David Junior Howell v. Commonwealth of Virginia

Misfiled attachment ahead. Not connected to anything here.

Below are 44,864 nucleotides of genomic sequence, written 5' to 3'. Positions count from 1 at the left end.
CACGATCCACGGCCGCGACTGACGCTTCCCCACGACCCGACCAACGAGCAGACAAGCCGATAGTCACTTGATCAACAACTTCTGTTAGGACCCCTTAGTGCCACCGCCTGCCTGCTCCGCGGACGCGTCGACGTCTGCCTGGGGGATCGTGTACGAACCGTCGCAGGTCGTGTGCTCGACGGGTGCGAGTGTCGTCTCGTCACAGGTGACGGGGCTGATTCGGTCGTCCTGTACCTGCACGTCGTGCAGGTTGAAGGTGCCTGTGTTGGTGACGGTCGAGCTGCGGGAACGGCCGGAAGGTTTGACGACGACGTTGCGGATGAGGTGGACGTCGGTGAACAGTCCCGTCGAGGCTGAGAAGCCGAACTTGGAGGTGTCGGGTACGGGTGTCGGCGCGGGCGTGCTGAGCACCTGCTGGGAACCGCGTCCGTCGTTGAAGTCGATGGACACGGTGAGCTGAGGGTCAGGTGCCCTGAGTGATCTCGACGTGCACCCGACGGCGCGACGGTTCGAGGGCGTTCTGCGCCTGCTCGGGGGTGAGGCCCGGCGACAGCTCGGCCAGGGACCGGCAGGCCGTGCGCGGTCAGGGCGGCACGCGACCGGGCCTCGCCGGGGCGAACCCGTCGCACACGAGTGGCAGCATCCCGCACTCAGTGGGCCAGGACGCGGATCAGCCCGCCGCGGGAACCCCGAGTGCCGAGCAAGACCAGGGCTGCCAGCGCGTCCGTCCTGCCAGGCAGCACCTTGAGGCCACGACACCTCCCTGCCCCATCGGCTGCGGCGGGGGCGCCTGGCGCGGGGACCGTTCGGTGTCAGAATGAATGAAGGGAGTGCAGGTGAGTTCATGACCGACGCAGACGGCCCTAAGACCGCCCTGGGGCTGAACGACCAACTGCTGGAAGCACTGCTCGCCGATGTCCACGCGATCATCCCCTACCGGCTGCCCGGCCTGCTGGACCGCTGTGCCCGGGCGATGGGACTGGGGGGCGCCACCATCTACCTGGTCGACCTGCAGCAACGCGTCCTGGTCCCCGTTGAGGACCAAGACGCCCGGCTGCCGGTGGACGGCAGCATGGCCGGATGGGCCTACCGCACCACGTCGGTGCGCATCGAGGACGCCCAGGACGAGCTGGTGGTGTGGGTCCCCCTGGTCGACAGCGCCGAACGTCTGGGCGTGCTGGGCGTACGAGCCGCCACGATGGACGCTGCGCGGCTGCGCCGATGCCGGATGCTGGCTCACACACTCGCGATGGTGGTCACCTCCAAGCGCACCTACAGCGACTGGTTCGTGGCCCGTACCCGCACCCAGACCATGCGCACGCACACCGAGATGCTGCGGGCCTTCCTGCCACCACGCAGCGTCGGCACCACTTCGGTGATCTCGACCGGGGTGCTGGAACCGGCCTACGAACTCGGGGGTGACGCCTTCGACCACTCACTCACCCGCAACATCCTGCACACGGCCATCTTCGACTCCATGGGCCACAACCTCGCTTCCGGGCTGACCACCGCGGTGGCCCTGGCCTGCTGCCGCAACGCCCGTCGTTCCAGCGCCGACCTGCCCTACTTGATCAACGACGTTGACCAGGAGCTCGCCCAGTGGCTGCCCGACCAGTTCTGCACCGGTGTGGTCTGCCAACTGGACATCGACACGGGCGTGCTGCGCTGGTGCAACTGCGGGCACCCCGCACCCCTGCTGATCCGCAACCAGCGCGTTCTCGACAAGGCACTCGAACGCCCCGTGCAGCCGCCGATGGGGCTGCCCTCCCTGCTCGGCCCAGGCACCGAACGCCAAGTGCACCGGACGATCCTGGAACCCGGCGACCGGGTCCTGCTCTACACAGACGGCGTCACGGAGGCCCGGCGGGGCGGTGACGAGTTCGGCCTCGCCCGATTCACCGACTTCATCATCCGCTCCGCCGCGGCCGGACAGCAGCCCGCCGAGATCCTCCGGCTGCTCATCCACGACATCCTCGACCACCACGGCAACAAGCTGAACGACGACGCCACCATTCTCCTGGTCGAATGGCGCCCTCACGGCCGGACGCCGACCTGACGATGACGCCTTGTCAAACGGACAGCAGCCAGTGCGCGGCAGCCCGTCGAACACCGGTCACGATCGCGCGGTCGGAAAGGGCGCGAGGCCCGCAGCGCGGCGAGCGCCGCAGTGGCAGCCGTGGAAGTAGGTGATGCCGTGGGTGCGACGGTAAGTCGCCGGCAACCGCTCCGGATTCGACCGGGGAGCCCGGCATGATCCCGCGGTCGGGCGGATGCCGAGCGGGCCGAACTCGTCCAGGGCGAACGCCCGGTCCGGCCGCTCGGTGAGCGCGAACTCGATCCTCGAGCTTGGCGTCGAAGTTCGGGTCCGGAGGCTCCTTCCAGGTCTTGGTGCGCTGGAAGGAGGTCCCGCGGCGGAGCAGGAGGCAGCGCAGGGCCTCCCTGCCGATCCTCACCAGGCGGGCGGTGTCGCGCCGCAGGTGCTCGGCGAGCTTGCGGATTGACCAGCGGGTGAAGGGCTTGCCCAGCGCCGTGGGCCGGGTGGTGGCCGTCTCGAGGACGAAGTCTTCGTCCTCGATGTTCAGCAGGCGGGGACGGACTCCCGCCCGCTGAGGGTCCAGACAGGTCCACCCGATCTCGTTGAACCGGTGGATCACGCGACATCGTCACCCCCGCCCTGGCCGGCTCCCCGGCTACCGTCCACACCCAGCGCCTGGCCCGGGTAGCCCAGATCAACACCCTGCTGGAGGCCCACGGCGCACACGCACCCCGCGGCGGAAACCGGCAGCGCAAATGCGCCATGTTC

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PUBLISHED COURT OF APPEALS OF VIRGINIA Present: Judges Frank, Humphreys and Huff Argued at Richmond, Virginia DAVID JUNIOR HOWELL v. OPINION BY JUDGE GLEN A. HUFF OCTOBER 16, 2012 Record No. 0130-12-2 COMMONWEALTH OF VIRGINIA FROM THE CIRCUIT COURT OF HENRICO COUNTY Burnett Miller, III, Judge John W. Parsons for appellant. Donald E. Jeffrey, III, Senior Assistant Attorney General (Kenneth T. Cuccinelli, II, Attorney General, on brief), for appellee. David Junior Howell ( appellant ) appeals his guilty plea pursuant to North Carolina v. Alford, 400 U.S. 25 (1970), and subsequent conviction of one count of grand larceny, in violation of Code § 18.2-95. Following a bench trial in the Circuit Court of Henrico County ( trial court ), appellant was sentenced to twenty years in prison, with fifteen years suspended. On appeal, appellant contends that the trial court abused its discretion in denying appellant s motion to withdraw his guilty plea. 1 For the following reasons, this Court affirms the trial court. I. BACKGROUND On appeal, we consider the evidence and all reasonable inferences flowing from that evidence in the light most favorable to the Commonwealth, the prevailing party at trial. 1 Appellant s initial appeal to this Court in 2010 was dismissed on April 26, 2011. Howell v. Commonwealth, No. 1157-10-2 (Va. Ct. App. Apr. 26, 2011). The Supreme Court subsequently granted appellant s petition for a writ of habeas corpus granting appellant a delayed appeal on December 7, 2011. Howell v. Warden of the Deep Meadow Correctional Center, No. 111161 (Va. Dec. 7, 2011). Williams v. Commonwealth, 49 Va. App. 439, 442, 642 S.E.2d 295, 296 (2007) (en banc) (quoting Jackson v. Commonwealth, 267 Va. 666, 672, 594 S.E.2d 595, 598 (2004)). So viewed, the evidence is as follows. On October 1, 2009, appellant entered a guilty plea pursuant to Alford to one count of grand larceny. During an extensive colloquy between appellant and the trial court, appellant stated that he had spoken with Dennis Martin ( Martin ), his trial attorney, about the charge and that Martin explained it to him. Appellant also affirmatively responded that he understood he had a right to plead not guilty and a right to a jury, but that he nevertheless wished to waive his right to a jury and plead guilty. The trial court then asked if appellant understood that [p]leading guilty under Alford . . . means that you profess your innocence but you want to plead guilty for whatever reason you may have. It may be because of a plea agreement. It may be because you do[ no]t want to take a chance that you[ wi]ll be convicted and you[ woul]d rather have the benefit of a guilty plea and whatever that might do for you, or for any other reason that you may have. Appellant responded that he understood and that he also understood that the guilty plea pursuant to Alford was still a guilty plea. Appellant further indicated that he understood that he was giving up several rights, which included the right against self-incrimination, the right to confront and cross-examine witnesses, and the right to appeal. Appellant also confirmed that he was making the plea willingly and voluntarily and that no one had threatened him or tried to intimidate him to get him to plead guilty. At the conclusion of the colloquy, appellant replied that he still wished to plead guilty pursuant to Alford, and the trial court found appellant s plea was knowingly, intelligently, and voluntarily made. The Commonwealth then presented a summary of the evidence establishing that appellant had an ongoing scheme to defraud Courtney Bunn, an elderly lady, of over $40,000. After the -2- Commonwealth concluded its summary of the evidence, appellant s counsel stated that appellant disputed receiving the amount of cash that Ms. Bunn claimed she gave him, and asserted that he had performed the work that he was contracted to do as well as some additional work she had asked him to perform. Martin stated, however, that appellant was entering a guilty plea because he had some prior felony convictions that would go to his credibility. On February 11, 2010, the trial court held the sentencing hearing at which the trial court imposed a sentence of twenty years in prison with fifteen years suspended. On February 22, 2010, appellant, pro se, filed a motion to withdraw or vacate his guilty plea. Appellant stated in his motion that he was not aware at the time he entered the plea that a guilty plea pursuant to Alford was a guilty plea that would result in a conviction. Appellant further claimed that Martin told him that the plea was in his best interest and that it could be withdrawn at any time. The Commonwealth filed a response to appellant s motion to withdraw his guilty plea on February 26, 2010. On May 4, 2010, the trial court held a hearing on appellant s motion, and denied appellant s motion to withdraw his guilty plea. At the hearing, appellant testified 2 that the trial court should grant his motion because Martin never explained the different options to me concerning my charge. Appellant claimed that Martin did tell him, however, that a guilty plea pursuant to Alford could be withdrawn at any time and that he entered the guilty plea pursuant to Martin s advice even though he did not want to do so. 2 Brice Lambert ( Lambert ), appellant s counsel at the motion to withdraw hearing, indicated that he told appellant prior to trial that he did not understand how he was going to argue appellant s motion as the record on its face was devoid of anything that would suggest a good faith basis for the motion such as having a misconception of the nature of the charges, a misunderstanding of their effect, or that appellant was coerced through fear, fraud, or official misrepresentation, as would be required under the lesser standard applicable to a pre-sentencing motion to withdraw a guilty plea. Lambert then informed the trial court that appellant relayed different things to him; and thus, Lambert asked the trial court to swear appellant in so that appellant could tell the trial court the basis for his motion other than what was in the transcript. -3- With regard to meeting with Martin to discuss the case, appellant stated that he only had one conversation with Martin during Martin s representation of him and that he did not have the chance to discuss the case with Martin because Martin did[ no]t come to visit me . . . to discuss the situation. Appellant admitted it was possible, however, that he had spoken with Martin more than once, but he could not recall because he was going through some major mental issues. Appellant further stated that, due to the mental issues he had been going through, he did not recall exactly when he had the conversation with Martin regarding the guilty plea and his desire to go forward with a trial, but he recalled that the conversation occurred after he had entered the guilty plea. Regarding his colloquy with the trial court, appellant stated that he could not remember his responses to the trial court s questions because he was going through some major mental health issues at the time, which included some suicidal issues. Appellant also indicated that he was taking some kind of medication at that time, but he could not recall the name of it. Martin testified at the hearing that he had not met with appellant prior to the preliminary hearing because appellant, who was not incarcerated at that time, did not arrange to meet with Martin. Martin spoke with appellant for a few minutes before the preliminary hearing during which conversation they agreed to proceed with the preliminary hearing. After the hearing, Martin met with appellant for about fifteen to thirty minutes, and appellant told Martin that he believed Ms. Bunn was giving the money to someone else and that appellant would help Martin find this gentleman. At the conclusion of the meeting, appellant stated that he would contact an investigator to help find the gentleman and that he would contact Martin to set up an appointment to discuss the case. Martin, however, did not hear from appellant again until the day of trial. 3 3 Appellant failed to appear for the first court date, and was subsequently arrested pursuant to a capias that the trial court issued. -4- On October 1, 2009, Martin met with appellant at the courthouse immediately prior to trial and noticed that appellant s demeanor and conviction about his innocence had completely changed. Martin discussed with appellant the Commonwealth s plea offer to drop the false pretenses charge due to the harsh sentencing guidelines for this offense if appellant pled guilty to the larceny charge. Martin also told appellant he was attempting to consolidate the charges in this case with other similar charges against appellant in another pending case so that appellant would have only one sentencing hearing. Martin testified that during the meeting, he advised appellant of his right to a jury trial; and he explained that by entering a guilty plea, appellant would be waiving his right to a jury trial, the right to cross-examine and confront witnesses against him, the right against self-incrimination, the right to defend himself, and the right to appeal. Martin further informed appellant that the trial court would ask appellant if he understood the charges, whether he was entering the plea intelligently and knowingly, and if he knew the maximum penalty for the charges. Martin also told appellant that he could decline the agreement and proceed to trial. In response, appellant told Martin that he was aware of everything that Martin had stated and that he still wanted to take the plea agreement. Martin also stated that appellant was hesitant to plead guilty because he claimed he did not have an ongoing scheme to defraud Ms. Bunn, so Martin explained to him the possibility of a guilty plea pursuant to Alford. Martin also testified that he did not tell appellant that appellant could withdraw the guilty plea at any time, but that he told appellant the guilty plea pursuant to Alford was a guilty plea. Martin then indicated that the first time appellant told Martin he wanted to withdraw his guilty plea was at the sentencing hearing after the trial court had sentenced him. -5- In closing arguments, the Commonwealth stated that Ms. Bunn s mother, who was elderly and now in a nursing home, was a material witness and would be unavailable to testify if appellant were allowed to withdraw his guilty plea. The trial court then found that there was no manifest injustice based on the facts of the case, and denied appellant s motion. The trial court noted appellant s allegations and expressly found Martin s statements of the facts to be credible and that the trial court had advised appellant of the nature of an Alford plea, that it was a guilty plea, and [appellant] was fully advised of all other rights relative to a guilty plea. The trial court then held that Martin s counsel was not ineffective and that appellant was not misadvised nor did he have any misconception with regard to the nature of his plea and the charges against him and the alternatives to trial. The trial court reiterated that, if [appellant] says that he did not understand, it was not because he was[ ]n[o]t advised. On May 24, 2010, the trial court entered the sentencing order. This appeal followed. II. ANALYSIS On appeal, appellant contends that the trial court erred in denying his motion to withdraw his guilty plea. Specifically, appellant asserts that the trial court s denial of his motion to withdraw his plea was an abuse of discretion that resulted in a manifest injustice since 1) his guilty plea was entered at a time when he was not mentally stable; and 2) he was not allowed to contest his guilt at trial by asserting the defense that he was not guilty of taking money for work that he had not done. [W]hether or not an accused should be allowed to withdraw a plea of guilty for the purpose of submitting one of not guilty is a matter that rests within the sound discretion of the trial court and is to be determined by the facts and circumstances of each case. Parris v. Commonwealth, 189 Va. 321, 324, 52 S.E.2d 872, 873 (1949); see Justus v. Commonwealth, 274 Va. 143, 152, 645 S.E.2d 284, 288 (2007) (noting that although Parris was decided under the -6- former Rule 3A:25(d), which was codified in Code § 19.2-296 in 1975, it is still the applicable standard under the statutory provision). In addition, [t]he court s finding as to the credibility of witnesses and the weight of the evidence in support of a motion to withdraw a guilty plea will not be disturbed unless plainly wrong or without evidence to support it. Jones v. Commonwealth, 29 Va. App. 503, 512, 513 S.E.2d 431, 435 (1999). Furthermore, [d]etermining whether a court erred in declining to allow withdrawal of a guilty plea requires an examination of the circumstances confronting [the] accused immediately prior to and at the time he [or she] pleaded to the charge. Id. at 512, 513 S.E.2d at 436 (second and third alterations in original) (quoting Parris, 189 Va. at 322, 52 S.E.2d at 872). Code § 19.2-296 provides, [a] motion to withdraw a plea of guilty . . . may be made only before sentence is imposed or imposition of a sentence is suspended; but to correct manifest injustice, the court within twenty-one days after entry of a final order may set aside the judgment of conviction and permit the defendant to withdraw his plea. As noted by the Supreme Court in Justus, [u]nder the express terms of the statute, when the motion is made after entry of a final order imposing sentence or deferring the imposition of sentence, a defendant will be allowed to withdraw a guilty plea only while the case remains under the trial court s jurisdiction for twenty-one days and only to correct [a] manifest injustice. 274 Va. at 152, 645 S.E.2d at 288 (second alteration in original) (emphasis added). Thus, a court is permitted to grant a motion to withdraw a guilty plea after it has imposed the sentence only to correct a manifest injustice. The more severe standard is applied to avoid motions for withdrawal based on disappointment in the terms of the sentence . . . . Lilly v. Commonwealth, 218 Va. 960, 965, 243 S.E.2d 208, 211 (1978) (quoting Paradiso v. United States, 482 F.2d 409, 416 (1973)) (holding that no manifest injustice occurred where the reason -7- for the post-sentence motion to withdraw the guilty plea was based on a disappointment in the sentence imposed). The term manifest is defined as being synonymous with open, clear, visible, unmistakable, indubitable, indisputable, evident, and self-evident. In evidence, that which is clear and requires no proof; that which is notorious. Johnson v. Anis, 731 S.E.2d 914, Va. , , (2012) (quoting Black s Law Dictionary 962 (6th ed. 1990)). Manifest injustice amounts to an obvious miscarriage of justice, such as an involuntary guilty plea or a plea based on a plea agreement that has been rescinded. Black s Law Dictionary 1048 (9th ed. 2009) (defining a manifest injustice as [a] direct, obvious, and observable error in a trial court ); Scott v. Commonwealth, 58 Va. App. 35, 48-49, 707 S.E.2d 17, 24 (2011) ( When the language of a statute is unambiguous, we are bound by the plain meaning of that language. (quoting Evans v. Evans, 280 Va. 76, 82, 695 S.E.2d 173, 176 (2010))). In examining a case for miscarriage of justice, courts determine whether the record contains affirmative evidence of innocence or lack of a criminal offense. Tooke v. Commonwealth, 47 Va. App. 759, 765, 627 S.E.2d 533, 536 (2006). In addition, a defendant must affirmatively show that a miscarriage of justice has occurred, not that a miscarriage might have occurred. Id. at 765, 627 S.E.2d at 536 (quoting Brown v. Commonwealth, 8 Va. App. 126, 132, 380 S.E.2d 8, 11 (1989)). While appellant in this case filed his motion to withdraw his guilty plea after the sentencing hearing on February 11, 2010 but prior to the sentencing order entered on May 24, 2010, appellant concedes on brief and at oral argument that the manifest injustice standard applies in the present case. At trial, appellant did not mention that he wanted to withdraw his guilty plea until after the trial court had pronounced his sentence at the sentencing hearing on February 11, 2010. Based on the timing of his motion, appellant s request to withdraw his plea appears to have been prompted by disappointment in the sentence [imposed]. Lilly, 218 Va. -8- at 965, 243 S.E.2d at 211 (alteration in original) (quoting Paradiso, 482 F.2d at 416). Furthermore, appellant did not object to the trial court s application of the manifest injustice standard when it denied appellant s motion to withdraw his guilty plea. Thus, the manifest injustice standard applies and [t]he real question in this case . . . is whether, in the exercise of sound judicial discretion, the trial court should have granted the motion for withdrawal to correct some manifest injustice resulting from the circumstances . . . . Id. at 963, 243 S.E.2d at 210-11. In determining this question, the record does not support appellant s claim that the trial court abused its discretion. Appellant first asserts that he had an affirmative defense that would have resulted in dismissal of the case. This basis for withdrawal of a guilty plea, however, applies only before sentencing when a more liberal standard applies. See Justus, 274 Va. at 154, 645 S.E.2d at 289 ( Thus, the motion [to withdraw a guilty plea made prior to entry of a final sentencing order] should be granted even if the guilty plea was merely entered inadvisedly when the evidence supporting the motion shows that there is a reasonable defense to be presented to the judge or jury trying the case. ). Accordingly, we decline to apply the pre-sentencing standard to appellant s post-sentencing motion as the more stringent manifest injustice standard applies. Id. at 153, 645 S.E.2d at 288 ( [L]ogic dictates that the standard [by which a trial court determines whether to grant a motion to withdraw a guilty plea made before a sentence is imposed] must be more liberal than the requirement of showing a manifest injustice. ). Appellant s second assertion, that the trial court erred in denying his motion to withdraw the guilty plea on the ground that appellant was not mentally stable, similarly falls short of satisfying the manifest injustice standard. When answering the trial court s questions during the extensive colloquy, appellant demonstrated to the trial court that he was competent to enter the guilty plea and that he was entering it knowingly, freely, and voluntarily. During the colloquy, -9- appellant indicated that he understood what a guilty plea pursuant to Alford was, that he was waiving certain rights, and that the plea was ultimately a guilty plea. Appellant s claims that he was mentally unstable, suicidal, and medicated at the time of entering the guilty plea were contrary to the evidence established during appellant s colloquy with the trial court and were unsupported conclusory allegations that the trial court did not find credible. In examining the circumstances confronting appellant immediately prior to trial, Martin discussed the plea agreement and its effect on appellant s various rights with appellant. Appellant replied that he understood and that he still wanted to enter a guilty plea. Furthermore, contrary to appellant s assertion, Martin did not tell appellant that appellant could withdraw the guilty plea at any time, and Martin explicitly told appellant that the guilty plea pursuant to Alford was a guilty plea. In reaching its determination, the trial court specifically found Martin s testimony regarding the events credible and appellant s testimony that he did not understand due to mental health issues at that time incredible, and we are bound by this finding. Moreover, the Commonwealth would have been prejudiced if the trial court had permitted appellant to withdraw his guilty plea since the victim s elderly mother would likely have been unavailable to testify at a new trial. See Hubbard v. Commonwealth, 60 Va. App. 200, 211 n.4, 725 S.E.2d 163, 168 n.4 (2012) (noting that a pre-sentencing motion to withdraw a guilty plea may be appropriately denied where the record indicates that there has been some form of significant prejudice to the Commonwealth ). As appellant has not shown there was a manifest injustice to be corrected, this Court holds that the trial court did not abuse its discretion in denying appellant s motion to withdraw his guilty plea, and we affirm. Affirmed. - 10 -